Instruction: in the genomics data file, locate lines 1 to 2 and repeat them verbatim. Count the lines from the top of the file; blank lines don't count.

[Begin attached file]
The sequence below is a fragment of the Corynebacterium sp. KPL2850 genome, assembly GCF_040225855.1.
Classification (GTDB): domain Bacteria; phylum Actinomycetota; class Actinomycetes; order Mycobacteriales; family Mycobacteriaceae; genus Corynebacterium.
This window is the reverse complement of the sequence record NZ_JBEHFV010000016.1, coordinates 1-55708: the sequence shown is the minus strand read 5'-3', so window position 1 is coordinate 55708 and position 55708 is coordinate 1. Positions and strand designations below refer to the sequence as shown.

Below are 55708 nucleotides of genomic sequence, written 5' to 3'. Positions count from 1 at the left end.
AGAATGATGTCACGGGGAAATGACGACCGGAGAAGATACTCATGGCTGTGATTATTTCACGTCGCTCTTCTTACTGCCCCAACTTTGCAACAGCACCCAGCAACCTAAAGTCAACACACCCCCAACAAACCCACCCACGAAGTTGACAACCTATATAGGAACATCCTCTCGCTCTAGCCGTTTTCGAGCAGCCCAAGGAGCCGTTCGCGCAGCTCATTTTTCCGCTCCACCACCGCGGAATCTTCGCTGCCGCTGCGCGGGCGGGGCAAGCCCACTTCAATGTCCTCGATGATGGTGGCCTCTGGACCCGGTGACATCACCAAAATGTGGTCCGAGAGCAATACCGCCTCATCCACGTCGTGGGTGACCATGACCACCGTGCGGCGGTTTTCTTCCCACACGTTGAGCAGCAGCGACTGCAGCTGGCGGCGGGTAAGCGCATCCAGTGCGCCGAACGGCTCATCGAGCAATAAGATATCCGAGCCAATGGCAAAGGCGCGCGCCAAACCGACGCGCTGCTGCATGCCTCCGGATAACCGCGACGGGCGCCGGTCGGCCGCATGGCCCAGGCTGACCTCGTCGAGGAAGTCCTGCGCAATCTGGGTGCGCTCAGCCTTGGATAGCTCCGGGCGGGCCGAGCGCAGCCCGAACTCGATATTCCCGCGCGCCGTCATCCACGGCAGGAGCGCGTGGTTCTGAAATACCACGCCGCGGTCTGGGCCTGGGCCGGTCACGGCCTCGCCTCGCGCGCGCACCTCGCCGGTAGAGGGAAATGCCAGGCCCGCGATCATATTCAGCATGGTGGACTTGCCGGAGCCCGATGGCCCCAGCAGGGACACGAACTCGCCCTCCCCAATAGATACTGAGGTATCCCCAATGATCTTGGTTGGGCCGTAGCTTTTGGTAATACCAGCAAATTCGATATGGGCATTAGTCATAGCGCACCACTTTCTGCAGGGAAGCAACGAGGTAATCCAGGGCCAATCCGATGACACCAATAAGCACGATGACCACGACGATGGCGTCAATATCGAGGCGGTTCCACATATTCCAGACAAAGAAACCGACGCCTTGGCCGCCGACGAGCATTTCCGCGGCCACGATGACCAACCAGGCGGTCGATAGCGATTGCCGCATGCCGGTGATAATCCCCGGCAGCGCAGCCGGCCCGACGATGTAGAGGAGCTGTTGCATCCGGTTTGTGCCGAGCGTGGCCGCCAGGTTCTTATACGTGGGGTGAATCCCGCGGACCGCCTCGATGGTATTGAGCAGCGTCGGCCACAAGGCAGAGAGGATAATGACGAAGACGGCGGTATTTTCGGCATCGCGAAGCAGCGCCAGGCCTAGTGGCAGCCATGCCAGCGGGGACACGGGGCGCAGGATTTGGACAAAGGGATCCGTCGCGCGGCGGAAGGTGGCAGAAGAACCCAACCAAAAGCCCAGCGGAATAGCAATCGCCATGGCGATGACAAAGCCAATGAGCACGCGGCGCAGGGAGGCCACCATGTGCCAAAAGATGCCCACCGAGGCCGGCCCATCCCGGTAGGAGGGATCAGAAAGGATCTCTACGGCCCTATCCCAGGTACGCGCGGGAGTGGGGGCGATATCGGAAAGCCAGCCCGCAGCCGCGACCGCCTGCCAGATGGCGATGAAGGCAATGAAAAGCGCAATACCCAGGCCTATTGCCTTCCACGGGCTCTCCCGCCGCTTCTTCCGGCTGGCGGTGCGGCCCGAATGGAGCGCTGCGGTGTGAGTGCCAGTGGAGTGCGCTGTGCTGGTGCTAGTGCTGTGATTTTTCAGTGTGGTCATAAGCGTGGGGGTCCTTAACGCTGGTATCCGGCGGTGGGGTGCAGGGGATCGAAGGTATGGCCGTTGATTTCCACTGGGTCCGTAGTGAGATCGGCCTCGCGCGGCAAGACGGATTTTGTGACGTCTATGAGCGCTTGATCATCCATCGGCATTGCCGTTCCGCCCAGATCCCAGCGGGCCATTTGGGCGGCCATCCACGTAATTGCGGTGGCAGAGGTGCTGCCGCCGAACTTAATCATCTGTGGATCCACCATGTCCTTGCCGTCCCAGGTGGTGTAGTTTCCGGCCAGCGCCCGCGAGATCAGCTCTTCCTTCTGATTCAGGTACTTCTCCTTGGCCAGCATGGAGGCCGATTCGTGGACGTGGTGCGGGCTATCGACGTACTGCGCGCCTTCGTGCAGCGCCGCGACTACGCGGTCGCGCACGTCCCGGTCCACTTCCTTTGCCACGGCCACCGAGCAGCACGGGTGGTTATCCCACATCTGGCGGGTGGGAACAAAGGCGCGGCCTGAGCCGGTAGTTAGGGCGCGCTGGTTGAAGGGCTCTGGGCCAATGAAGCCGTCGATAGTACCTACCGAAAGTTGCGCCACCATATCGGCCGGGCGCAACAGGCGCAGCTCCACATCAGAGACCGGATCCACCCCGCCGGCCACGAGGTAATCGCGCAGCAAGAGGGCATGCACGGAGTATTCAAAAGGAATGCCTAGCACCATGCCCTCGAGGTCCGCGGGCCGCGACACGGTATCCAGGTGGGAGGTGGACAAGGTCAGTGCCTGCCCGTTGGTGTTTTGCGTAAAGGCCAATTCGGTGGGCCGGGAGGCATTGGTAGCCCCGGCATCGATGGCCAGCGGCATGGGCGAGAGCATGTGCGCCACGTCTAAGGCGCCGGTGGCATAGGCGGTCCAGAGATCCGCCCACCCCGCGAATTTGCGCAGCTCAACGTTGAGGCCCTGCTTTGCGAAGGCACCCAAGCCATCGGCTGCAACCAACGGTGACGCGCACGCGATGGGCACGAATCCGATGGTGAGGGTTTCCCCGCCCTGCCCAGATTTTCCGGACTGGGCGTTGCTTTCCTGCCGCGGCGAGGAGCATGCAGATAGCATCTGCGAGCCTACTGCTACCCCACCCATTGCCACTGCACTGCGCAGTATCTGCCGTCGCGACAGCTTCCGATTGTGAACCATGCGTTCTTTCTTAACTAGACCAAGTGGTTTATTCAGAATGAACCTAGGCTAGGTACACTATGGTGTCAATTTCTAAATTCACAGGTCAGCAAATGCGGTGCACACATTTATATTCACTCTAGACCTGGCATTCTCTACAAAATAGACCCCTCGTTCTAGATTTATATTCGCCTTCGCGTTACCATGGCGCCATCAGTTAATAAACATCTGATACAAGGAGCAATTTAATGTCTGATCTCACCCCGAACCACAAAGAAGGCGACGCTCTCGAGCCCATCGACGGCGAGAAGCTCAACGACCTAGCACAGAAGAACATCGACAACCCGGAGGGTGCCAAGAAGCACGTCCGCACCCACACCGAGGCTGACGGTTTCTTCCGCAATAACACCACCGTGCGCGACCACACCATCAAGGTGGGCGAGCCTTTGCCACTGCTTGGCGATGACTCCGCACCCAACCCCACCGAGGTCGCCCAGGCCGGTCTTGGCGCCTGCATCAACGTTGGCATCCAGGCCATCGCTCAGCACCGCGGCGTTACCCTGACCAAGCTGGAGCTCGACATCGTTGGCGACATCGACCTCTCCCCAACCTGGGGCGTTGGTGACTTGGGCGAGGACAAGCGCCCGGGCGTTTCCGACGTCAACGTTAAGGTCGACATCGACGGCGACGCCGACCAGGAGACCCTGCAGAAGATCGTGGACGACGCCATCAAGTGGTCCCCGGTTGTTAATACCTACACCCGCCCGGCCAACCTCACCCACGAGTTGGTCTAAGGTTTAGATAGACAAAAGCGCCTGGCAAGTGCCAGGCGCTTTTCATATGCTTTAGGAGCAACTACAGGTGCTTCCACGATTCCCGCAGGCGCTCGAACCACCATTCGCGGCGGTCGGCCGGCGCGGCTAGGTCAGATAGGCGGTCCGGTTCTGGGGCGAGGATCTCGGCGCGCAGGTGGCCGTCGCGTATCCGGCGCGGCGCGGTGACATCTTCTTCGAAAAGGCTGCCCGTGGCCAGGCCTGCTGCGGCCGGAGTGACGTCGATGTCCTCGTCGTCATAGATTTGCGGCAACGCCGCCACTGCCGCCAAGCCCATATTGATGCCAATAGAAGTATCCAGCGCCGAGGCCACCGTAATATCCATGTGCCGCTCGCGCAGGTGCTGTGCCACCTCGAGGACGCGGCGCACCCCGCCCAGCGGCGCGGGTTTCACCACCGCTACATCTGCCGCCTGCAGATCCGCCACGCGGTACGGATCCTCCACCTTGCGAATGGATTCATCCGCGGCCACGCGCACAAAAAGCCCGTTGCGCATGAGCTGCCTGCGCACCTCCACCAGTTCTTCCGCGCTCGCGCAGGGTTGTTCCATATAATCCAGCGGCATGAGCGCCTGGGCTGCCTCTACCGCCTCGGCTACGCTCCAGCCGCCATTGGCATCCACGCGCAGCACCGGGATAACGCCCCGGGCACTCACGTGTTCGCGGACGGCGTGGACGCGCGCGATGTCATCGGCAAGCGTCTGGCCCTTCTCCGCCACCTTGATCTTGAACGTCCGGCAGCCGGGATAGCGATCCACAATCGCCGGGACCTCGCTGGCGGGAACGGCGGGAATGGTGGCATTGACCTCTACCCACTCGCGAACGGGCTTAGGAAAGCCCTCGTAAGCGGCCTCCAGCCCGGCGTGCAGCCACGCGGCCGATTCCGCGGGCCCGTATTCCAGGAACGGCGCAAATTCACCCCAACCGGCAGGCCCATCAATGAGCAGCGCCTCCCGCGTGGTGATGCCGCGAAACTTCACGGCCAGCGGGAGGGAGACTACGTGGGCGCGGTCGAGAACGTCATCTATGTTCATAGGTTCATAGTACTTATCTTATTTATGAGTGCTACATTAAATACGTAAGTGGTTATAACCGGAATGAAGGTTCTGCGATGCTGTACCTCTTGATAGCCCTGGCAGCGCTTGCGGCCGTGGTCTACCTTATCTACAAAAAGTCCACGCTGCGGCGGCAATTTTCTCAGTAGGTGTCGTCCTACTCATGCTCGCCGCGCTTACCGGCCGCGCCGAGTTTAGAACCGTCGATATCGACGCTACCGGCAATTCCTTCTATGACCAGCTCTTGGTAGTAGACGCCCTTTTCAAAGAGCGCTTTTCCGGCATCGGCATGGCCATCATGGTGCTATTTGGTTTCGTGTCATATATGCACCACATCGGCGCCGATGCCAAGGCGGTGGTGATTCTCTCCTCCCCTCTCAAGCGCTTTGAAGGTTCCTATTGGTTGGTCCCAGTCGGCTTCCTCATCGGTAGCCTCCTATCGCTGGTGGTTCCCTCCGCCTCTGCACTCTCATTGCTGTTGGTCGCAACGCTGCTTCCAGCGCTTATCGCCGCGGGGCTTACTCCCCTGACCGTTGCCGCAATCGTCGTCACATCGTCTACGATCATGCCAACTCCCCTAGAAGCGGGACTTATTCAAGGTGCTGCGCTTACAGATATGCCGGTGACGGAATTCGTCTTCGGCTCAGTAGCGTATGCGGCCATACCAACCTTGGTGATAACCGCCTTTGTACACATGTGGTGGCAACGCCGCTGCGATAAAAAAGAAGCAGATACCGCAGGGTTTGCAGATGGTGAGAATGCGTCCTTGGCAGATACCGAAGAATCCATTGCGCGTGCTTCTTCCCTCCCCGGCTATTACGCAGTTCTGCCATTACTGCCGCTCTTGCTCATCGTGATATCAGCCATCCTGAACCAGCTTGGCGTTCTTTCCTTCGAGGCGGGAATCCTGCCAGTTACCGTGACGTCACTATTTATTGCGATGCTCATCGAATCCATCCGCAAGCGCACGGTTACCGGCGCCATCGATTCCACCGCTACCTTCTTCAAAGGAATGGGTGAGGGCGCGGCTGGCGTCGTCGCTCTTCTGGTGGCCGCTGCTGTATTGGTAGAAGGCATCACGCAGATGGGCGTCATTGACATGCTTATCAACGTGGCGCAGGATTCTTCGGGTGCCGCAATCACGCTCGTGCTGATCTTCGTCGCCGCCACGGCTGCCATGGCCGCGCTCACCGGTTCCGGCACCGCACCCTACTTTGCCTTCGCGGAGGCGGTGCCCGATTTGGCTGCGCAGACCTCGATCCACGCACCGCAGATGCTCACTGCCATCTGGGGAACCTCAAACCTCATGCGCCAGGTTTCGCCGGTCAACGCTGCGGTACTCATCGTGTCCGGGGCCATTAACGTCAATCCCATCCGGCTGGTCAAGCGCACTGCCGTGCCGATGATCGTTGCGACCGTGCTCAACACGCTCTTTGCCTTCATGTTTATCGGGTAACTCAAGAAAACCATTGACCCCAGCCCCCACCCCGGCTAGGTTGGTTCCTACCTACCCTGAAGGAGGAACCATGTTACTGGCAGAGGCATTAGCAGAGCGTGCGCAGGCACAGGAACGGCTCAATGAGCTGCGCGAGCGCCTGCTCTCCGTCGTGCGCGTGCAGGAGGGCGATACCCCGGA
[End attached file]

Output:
The sequence below is a fragment of the Corynebacterium sp. KPL2850 genome, assembly GCF_040225855.1.
Classification (GTDB): domain Bacteria; phylum Actinomycetota; class Actinomycetes; order Mycobacteriales; family Mycobacteriaceae; genus Corynebacterium.